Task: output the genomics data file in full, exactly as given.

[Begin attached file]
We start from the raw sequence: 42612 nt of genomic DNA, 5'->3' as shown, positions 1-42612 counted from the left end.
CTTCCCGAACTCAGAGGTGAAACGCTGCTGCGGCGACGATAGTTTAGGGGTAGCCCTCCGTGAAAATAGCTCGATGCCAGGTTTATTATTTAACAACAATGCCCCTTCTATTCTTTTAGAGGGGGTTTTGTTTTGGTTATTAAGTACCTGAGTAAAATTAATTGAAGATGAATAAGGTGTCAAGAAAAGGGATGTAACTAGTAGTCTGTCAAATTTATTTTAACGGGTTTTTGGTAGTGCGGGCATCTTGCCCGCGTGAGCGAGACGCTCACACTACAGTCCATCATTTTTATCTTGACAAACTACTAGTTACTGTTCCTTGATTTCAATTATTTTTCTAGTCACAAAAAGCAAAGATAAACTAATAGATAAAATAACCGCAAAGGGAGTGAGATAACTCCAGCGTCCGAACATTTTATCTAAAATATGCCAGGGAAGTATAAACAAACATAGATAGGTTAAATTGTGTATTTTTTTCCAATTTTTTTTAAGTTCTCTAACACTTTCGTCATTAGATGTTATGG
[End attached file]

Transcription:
We start from the raw sequence: 42612 nt of genomic DNA, 5'->3' as shown, positions 1-42612 counted from the left end.
CTTCCCGAACTCAGAGGTGAAACGCTGCTGCGGCGACGATAGTTTAGGGGTAGCCCTCCGTGAAAATAGCTCGATGCCAGGTTTATTATTTAACAACAATGCCCCTTCTATTCTTTTAGAGGGGGTTTTGTTTTGGTTATTAAGTACCTGAGTAAAATTAATTGAAGATGAATAAGGTGTCAAGAAAAGGGATGTAACTAGTAGTCTGTCAAATTTATTTTAACGGGTTTTTGGTAGTGCGGGCATCTTGCCCGCGTGAGCGAGACGCTCACACTACAGTCCATCATTTTTATCTTGACAAACTACTAGTTACTGTTCCTTGATTTCAATTATTTTTCTAGTCACAAAAAGCAAAGATAAACTAATAGATAAAATAACCGCAAAGGGAGTGAGATAACTCCAGCGTCCGAACATTTTATCTAAAATATGCCAGGGAAGTATAAACAAACATAGATAGGTTAAATTGTGTATTTTTTTCCAATTTTTTTTAAGTTCTCTAACACTTTCGTCATTAGATGTTATGG